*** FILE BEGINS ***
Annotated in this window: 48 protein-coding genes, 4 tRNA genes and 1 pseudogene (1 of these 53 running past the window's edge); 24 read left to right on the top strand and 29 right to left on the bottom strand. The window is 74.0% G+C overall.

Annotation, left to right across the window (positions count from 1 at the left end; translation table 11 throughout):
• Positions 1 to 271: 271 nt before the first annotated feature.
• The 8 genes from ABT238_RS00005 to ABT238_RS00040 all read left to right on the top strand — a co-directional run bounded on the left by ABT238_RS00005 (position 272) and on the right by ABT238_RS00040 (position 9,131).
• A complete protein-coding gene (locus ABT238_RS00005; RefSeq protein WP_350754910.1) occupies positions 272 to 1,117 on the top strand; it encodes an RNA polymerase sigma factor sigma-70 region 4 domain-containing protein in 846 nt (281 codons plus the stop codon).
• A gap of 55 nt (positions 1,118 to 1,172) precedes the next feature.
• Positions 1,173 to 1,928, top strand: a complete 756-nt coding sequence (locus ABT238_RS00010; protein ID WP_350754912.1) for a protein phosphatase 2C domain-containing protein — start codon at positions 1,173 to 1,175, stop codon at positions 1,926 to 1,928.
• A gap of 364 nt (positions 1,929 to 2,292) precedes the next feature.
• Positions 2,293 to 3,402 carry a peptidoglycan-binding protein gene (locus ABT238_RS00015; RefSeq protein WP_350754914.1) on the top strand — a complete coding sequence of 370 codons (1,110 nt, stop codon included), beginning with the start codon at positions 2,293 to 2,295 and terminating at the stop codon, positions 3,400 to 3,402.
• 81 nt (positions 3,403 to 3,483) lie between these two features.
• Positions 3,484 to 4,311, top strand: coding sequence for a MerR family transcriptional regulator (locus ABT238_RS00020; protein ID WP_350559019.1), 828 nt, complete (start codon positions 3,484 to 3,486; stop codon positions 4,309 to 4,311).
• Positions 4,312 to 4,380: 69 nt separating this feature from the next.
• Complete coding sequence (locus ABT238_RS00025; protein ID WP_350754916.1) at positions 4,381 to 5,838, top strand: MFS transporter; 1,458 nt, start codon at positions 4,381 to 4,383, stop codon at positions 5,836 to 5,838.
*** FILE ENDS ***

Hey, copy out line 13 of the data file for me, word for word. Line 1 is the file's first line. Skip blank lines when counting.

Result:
• Complete coding sequence (locus ABT238_RS00025; protein ID WP_350754916.1) at positions 4,381 to 5,838, top strand: MFS transporter; 1,458 nt, start codon at positions 4,381 to 4,383, stop codon at positions 5,836 to 5,838.